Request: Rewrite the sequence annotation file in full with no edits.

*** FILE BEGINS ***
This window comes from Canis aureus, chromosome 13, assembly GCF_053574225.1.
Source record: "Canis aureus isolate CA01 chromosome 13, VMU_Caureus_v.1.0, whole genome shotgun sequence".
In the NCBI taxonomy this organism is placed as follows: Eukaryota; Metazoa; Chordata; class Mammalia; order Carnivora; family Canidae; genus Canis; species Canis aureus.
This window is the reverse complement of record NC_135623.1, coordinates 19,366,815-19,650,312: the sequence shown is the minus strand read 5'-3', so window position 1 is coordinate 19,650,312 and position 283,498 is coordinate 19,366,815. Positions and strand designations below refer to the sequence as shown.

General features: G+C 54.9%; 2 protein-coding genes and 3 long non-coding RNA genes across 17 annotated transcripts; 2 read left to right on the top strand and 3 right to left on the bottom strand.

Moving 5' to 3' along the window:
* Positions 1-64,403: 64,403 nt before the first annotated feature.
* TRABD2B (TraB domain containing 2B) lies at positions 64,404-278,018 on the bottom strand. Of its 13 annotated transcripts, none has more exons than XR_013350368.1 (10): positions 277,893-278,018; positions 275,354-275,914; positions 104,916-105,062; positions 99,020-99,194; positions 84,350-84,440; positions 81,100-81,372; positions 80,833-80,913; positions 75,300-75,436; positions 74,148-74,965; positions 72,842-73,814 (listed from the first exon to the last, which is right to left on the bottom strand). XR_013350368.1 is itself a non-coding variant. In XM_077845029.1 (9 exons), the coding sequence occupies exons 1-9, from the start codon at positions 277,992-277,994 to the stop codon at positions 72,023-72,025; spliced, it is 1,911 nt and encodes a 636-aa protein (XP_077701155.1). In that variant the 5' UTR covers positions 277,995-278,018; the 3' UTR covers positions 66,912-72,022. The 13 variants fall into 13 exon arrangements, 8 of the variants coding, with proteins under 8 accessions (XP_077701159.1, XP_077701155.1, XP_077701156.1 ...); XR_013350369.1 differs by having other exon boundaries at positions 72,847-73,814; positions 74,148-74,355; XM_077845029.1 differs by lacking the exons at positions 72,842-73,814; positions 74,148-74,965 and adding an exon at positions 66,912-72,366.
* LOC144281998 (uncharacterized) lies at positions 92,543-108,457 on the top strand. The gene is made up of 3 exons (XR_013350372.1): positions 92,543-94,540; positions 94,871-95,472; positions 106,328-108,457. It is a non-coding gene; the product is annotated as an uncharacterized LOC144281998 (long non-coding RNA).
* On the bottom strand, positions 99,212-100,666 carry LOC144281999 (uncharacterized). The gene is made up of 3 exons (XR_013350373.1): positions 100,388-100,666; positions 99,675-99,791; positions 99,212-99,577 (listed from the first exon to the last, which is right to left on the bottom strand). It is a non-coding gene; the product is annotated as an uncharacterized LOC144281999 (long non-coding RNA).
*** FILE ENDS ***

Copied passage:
This window comes from Canis aureus, chromosome 13, assembly GCF_053574225.1.
Source record: "Canis aureus isolate CA01 chromosome 13, VMU_Caureus_v.1.0, whole genome shotgun sequence".
In the NCBI taxonomy this organism is placed as follows: Eukaryota; Metazoa; Chordata; class Mammalia; order Carnivora; family Canidae; genus Canis; species Canis aureus.
This window is the reverse complement of record NC_135623.1, coordinates 19,366,815-19,650,312: the sequence shown is the minus strand read 5'-3', so window position 1 is coordinate 19,650,312 and position 283,498 is coordinate 19,366,815. Positions and strand designations below refer to the sequence as shown.

General features: G+C 54.9%; 2 protein-coding genes and 3 long non-coding RNA genes across 17 annotated transcripts; 2 read left to right on the top strand and 3 right to left on the bottom strand.

Moving 5' to 3' along the window:
* Positions 1-64,403: 64,403 nt before the first annotated feature.
* TRABD2B (TraB domain containing 2B) lies at positions 64,404-278,018 on the bottom strand. Of its 13 annotated transcripts, none has more exons than XR_013350368.1 (10): positions 277,893-278,018; positions 275,354-275,914; positions 104,916-105,062; positions 99,020-99,194; positions 84,350-84,440; positions 81,100-81,372; positions 80,833-80,913; positions 75,300-75,436; positions 74,148-74,965; positions 72,842-73,814 (listed from the first exon to the last, which is right to left on the bottom strand). XR_013350368.1 is itself a non-coding variant. In XM_077845029.1 (9 exons), the coding sequence occupies exons 1-9, from the start codon at positions 277,992-277,994 to the stop codon at positions 72,023-72,025; spliced, it is 1,911 nt and encodes a 636-aa protein (XP_077701155.1). In that variant the 5' UTR covers positions 277,995-278,018; the 3' UTR covers positions 66,912-72,022. The 13 variants fall into 13 exon arrangements, 8 of the variants coding, with proteins under 8 accessions (XP_077701159.1, XP_077701155.1, XP_077701156.1 ...); XR_013350369.1 differs by having other exon boundaries at positions 72,847-73,814; positions 74,148-74,355; XM_077845029.1 differs by lacking the exons at positions 72,842-73,814; positions 74,148-74,965 and adding an exon at positions 66,912-72,366.
* LOC144281998 (uncharacterized) lies at positions 92,543-108,457 on the top strand. The gene is made up of 3 exons (XR_013350372.1): positions 92,543-94,540; positions 94,871-95,472; positions 106,328-108,457. It is a non-coding gene; the product is annotated as an uncharacterized LOC144281998 (long non-coding RNA).
* On the bottom strand, positions 99,212-100,666 carry LOC144281999 (uncharacterized). The gene is made up of 3 exons (XR_013350373.1): positions 100,388-100,666; positions 99,675-99,791; positions 99,212-99,577 (listed from the first exon to the last, which is right to left on the bottom strand). It is a non-coding gene; the product is annotated as an uncharacterized LOC144281999 (long non-coding RNA).